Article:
Life Altering Wisdom (“If something is important, do it every day”) – Part 3

Find Part 1 and Part 2 of this 27 part series by clicking the one you’ve not indulged in yet.

In continuing with the 25 part list found in Part 1 I chose to ask a few people close to me which topic was of most interest. To my interest these people chose #20: Taking Risks. I hope you’ll come to see by the end of this little scribble that if you’re enticed by the idea of taking risks in your life, then quite simply: you’re not taking enough of them to equate to the happiness life can bring you.

I could end this rant there but let me continue…

We’ve all taken risks in our lives. Hell, every decision or change of direction in life is a risk. I take risks every day, some much larger than others. I choose to write every day. Sometimes in the personal scribble or poems that become a marker of my life. I don’t share them (I don’t hide them either; I’m just never asked) but the point is that taking a thought from inside of your head or heart and putting it to paper is a risk. It becomes much more real. We all know people who refuse to share their feelings and thoughts and guess what, we usually pity them for their fear. I choose whom I’m going to spend my time with each day; that’s a risk as I’m literally trading my life’s time to be spent on you. I’m in a committed relationship which I invest a great deal into. I don’t own that person so therefore without any just cause or injustice on my part she could decide one day that I’m not her cup of tea anymore and up and leave. That’s a risk I’m happy to take. I choose to exercise in a manner that could cause me serious injury one day. But I like intense, purposeful exercise. It’s a risk I accept. See the theme here?

Take a moment: what risks are you taking right now? Do you take them on willingly or perhaps out of habit? Do you evaluate which risks are worth the life you’re trying to live?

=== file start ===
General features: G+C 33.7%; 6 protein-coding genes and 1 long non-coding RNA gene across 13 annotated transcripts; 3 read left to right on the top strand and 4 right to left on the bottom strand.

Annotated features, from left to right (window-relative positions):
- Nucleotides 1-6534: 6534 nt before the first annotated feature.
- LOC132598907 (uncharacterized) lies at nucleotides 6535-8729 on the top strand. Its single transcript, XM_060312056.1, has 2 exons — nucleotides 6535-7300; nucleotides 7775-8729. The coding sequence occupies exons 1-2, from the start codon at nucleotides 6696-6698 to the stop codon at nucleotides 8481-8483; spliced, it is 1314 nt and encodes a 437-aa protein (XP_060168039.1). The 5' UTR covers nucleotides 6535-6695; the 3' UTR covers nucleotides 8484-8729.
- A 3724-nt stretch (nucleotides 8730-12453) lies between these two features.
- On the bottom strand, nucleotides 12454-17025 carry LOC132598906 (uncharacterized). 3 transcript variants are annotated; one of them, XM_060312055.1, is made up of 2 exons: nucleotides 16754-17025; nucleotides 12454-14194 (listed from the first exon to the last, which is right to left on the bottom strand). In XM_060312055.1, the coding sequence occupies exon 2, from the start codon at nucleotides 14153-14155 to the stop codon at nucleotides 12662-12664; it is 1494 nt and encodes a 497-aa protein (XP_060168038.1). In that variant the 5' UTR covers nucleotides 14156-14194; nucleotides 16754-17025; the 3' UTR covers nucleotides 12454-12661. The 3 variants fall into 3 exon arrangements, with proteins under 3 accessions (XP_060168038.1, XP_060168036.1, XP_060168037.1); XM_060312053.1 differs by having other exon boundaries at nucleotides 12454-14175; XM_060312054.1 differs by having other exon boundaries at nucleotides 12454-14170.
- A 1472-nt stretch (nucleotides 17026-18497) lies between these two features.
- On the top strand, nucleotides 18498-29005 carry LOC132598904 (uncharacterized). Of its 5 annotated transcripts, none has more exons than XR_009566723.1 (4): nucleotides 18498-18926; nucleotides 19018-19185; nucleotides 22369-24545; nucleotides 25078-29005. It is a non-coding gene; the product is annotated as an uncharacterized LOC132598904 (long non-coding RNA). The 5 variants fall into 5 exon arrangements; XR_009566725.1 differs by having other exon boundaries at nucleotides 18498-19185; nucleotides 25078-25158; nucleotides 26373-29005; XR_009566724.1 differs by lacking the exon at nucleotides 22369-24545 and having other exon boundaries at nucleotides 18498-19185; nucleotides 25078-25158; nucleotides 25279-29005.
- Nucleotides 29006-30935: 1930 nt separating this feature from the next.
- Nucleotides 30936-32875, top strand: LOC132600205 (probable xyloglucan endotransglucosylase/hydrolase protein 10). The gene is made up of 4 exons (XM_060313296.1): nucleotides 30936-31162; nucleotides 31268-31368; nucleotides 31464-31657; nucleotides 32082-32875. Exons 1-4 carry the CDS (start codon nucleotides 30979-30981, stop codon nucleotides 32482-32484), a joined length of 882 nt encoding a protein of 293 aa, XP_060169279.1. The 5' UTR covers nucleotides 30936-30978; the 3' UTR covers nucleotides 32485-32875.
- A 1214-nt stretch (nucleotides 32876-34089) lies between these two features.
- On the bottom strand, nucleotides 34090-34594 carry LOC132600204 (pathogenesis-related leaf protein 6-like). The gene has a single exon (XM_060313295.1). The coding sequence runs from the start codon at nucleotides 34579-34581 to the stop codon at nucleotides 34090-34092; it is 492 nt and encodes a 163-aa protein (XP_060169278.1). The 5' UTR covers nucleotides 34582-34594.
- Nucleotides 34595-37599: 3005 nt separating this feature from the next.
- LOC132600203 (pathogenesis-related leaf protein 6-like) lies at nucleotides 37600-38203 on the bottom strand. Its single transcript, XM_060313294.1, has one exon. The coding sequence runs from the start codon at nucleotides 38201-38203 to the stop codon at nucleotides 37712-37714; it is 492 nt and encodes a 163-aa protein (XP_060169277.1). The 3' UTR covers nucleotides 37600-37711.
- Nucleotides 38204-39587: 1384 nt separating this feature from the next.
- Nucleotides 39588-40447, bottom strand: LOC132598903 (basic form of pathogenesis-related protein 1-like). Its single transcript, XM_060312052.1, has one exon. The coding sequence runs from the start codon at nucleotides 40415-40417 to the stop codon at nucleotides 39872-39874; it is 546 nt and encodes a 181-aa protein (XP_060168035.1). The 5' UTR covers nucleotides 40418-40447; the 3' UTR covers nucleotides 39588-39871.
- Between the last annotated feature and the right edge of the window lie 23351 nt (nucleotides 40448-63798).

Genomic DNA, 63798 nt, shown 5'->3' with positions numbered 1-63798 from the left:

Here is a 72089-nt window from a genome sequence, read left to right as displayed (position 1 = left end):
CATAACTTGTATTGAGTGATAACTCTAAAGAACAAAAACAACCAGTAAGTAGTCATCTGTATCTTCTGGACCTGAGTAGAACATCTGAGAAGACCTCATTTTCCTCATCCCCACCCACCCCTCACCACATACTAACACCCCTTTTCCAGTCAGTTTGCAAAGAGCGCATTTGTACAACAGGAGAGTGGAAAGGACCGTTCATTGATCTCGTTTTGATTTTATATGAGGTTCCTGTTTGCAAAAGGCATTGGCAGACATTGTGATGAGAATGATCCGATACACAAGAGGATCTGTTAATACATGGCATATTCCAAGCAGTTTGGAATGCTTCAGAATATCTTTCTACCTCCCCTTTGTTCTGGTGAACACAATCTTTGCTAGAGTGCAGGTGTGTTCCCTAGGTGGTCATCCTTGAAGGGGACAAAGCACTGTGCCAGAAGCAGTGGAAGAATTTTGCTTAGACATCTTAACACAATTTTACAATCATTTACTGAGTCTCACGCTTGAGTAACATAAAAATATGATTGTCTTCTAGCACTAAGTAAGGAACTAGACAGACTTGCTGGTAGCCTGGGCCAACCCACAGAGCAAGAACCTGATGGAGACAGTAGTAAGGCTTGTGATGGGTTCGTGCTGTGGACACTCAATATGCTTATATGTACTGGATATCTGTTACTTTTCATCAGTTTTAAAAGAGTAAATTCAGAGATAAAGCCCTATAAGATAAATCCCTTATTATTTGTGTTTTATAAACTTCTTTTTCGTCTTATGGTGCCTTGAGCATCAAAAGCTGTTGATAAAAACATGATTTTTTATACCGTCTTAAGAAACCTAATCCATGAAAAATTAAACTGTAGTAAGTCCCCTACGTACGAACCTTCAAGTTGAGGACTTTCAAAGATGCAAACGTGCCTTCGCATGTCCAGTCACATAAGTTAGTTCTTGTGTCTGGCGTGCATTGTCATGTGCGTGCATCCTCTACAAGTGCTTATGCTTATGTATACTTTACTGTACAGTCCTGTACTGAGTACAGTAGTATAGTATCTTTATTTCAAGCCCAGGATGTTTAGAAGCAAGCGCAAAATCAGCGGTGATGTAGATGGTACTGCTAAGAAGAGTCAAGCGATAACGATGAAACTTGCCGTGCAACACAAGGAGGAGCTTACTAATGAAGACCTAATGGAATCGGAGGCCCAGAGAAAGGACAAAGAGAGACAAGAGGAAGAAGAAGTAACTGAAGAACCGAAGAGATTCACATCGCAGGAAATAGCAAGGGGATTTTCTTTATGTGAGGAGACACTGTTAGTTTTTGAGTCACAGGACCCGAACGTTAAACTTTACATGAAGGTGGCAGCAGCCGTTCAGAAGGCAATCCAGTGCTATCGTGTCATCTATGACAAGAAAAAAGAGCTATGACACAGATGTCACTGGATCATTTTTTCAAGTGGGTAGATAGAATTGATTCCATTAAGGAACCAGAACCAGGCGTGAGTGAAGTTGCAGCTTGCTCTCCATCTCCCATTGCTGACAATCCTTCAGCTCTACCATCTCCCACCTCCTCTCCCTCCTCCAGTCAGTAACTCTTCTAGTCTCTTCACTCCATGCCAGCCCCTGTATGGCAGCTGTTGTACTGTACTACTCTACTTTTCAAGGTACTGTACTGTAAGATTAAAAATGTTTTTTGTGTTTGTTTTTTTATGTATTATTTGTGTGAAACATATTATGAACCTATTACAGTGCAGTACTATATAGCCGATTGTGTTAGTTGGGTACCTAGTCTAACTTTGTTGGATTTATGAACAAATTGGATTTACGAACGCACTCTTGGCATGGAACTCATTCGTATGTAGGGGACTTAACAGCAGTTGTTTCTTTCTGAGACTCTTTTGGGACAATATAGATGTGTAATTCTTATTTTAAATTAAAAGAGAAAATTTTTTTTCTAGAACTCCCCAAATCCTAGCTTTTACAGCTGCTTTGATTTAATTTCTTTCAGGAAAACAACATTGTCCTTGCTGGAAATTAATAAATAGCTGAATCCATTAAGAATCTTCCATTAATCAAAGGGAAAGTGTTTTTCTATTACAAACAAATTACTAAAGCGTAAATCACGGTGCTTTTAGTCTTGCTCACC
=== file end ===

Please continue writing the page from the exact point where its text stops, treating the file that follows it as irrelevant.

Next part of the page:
Things that make you go hmmmmmm…

5 years ago I made the decision that the corporate business (in this case, insurance) world was simply not for me. But what would I do? Would I go back to school? Would I use my office based skill sets for something else? Would I finally hear my friends and co-workers telling me to go do what I was most passionate about: fitness and teaching it to others? I had the kushiest job. Seriously. I was 25, making $40K a year in a union based company where no one ever lost their job and the top available salaries were upwards of $70K/year. I was working in downtown Vancouver, on the 18th floor of the Harbour Centre with a desk that literally was in front of a giant window that overlooked all of North Vancouver, Canada Place, the seabus, heliport, cruise ship dock and gorgeous mountains. My boss was a good woman. My co-workers were good to me. There was a home for me if I wanted it. But I chose to throw caution to the wind  and up and quit my job. I was gonna do this personal trainer thing. Let me tell you, I was in for a shock. The hours are horrid (needing to be at work at 5:30am and sometimes back at work until 11pm), the pay was shit (about $20 for an hour’s work; keep in mind that it takes at least an additional hour of other work to perform that one session), the environment was overly salesy which I hate; oh and my first year I took a pay cut from that $40k/year salary to a T4 that told me I made a whopping $17K the following full year in personal training. What the hell was I thinking? I could go on, but the point is the change, the risk, the difficulties that come with owning one’s own business and being a one-man show are not as easy as I make it seem. But I LOVE what I do every day. I LOVE my life. I LOVE who I am and how I’m trusted and able to help others reach their personal goals. It’s an honor.

I had a client a few years back now and I remember distinctly a conversation that went like this. You would be wise to pay attention: